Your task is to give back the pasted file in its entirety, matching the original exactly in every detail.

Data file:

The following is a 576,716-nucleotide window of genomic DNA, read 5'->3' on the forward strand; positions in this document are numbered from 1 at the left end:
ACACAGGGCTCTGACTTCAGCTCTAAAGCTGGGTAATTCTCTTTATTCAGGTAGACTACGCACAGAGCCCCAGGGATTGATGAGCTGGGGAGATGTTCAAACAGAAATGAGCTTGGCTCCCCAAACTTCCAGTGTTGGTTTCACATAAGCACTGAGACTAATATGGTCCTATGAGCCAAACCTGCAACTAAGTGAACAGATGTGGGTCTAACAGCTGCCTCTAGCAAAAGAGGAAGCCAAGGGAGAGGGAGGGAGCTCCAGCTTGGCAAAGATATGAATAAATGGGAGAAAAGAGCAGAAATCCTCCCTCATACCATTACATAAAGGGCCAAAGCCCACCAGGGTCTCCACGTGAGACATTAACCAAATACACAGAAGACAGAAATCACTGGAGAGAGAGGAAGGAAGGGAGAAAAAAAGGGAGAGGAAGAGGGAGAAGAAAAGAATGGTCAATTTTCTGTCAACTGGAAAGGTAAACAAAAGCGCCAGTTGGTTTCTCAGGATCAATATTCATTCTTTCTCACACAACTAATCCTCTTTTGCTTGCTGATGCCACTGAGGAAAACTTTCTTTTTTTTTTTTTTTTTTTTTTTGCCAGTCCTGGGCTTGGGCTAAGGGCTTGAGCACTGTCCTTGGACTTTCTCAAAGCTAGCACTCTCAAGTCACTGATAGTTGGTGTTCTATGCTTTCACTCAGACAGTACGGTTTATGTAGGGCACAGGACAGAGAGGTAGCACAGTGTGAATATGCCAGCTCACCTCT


The following is a 576,716-nucleotide window of genomic DNA, read 5'->3' on the forward strand; positions in this document are numbered from 1 at the left end:
ACACAGGGCTCTGACTTCAGCTCTAAAGCTGGGTAATTCTCTTTATTCAGGTAGACTACGCACAGAGCCCCAGGGATTGATGAGCTGGGGAGATGTTCAAACAGAAATGAGCTTGGCTCCCCAAACTTCCAGTGTTGGTTTCACATAAGCACTGAGACTAATATGGTCCTATGAGCCAAACCTGCAACTAAGTGAACAGATGTGGGTCTAACAGCTGCCTCTAGCAAAAGAGGAAGCCAAGGGAGAGGGAGGGAGCTCCAGCTTGGCAAAGATATGAATAAATGGGAGAAAAGAGCAGAAATCCTCCCTCATACCATTACATAAAGGGCCAAAGCCCACCAGGGTCTCCACGTGAGACATTAACCAAATACACAGAAGACAGAAATCACTGGAGAGAGAGGAAGGAAGGGAGAAAAAAAGGGAGAGGAAGAGGGAGAAGAAAAGAATGGTCAATTTTCTGTCAACTGGAAAGGTAAACAAAAGCGCCAGTTGGTTTCTCAGGATCAATATTCATTCTTTCTCACACAACTAATCCTCTTTTGCTTGCTGATGCCACTGAGGAAAACTTTCTTTTTTTTTTTTTTTTTTTTTTTGCCAGTCCTGGGCTTGGGCTAAGGGCTTGAGCACTGTCCTTGGACTTTCTCAAAGCTAGCACTCTCAAGTCACTGATAGTTGGTGTTCTATGCTTTCACTCAGACAGTACGGTTTATGTAGGGCACAGGACAGAGAGGTAGCACAGTGTGAATATGCCAGCTCACCTCT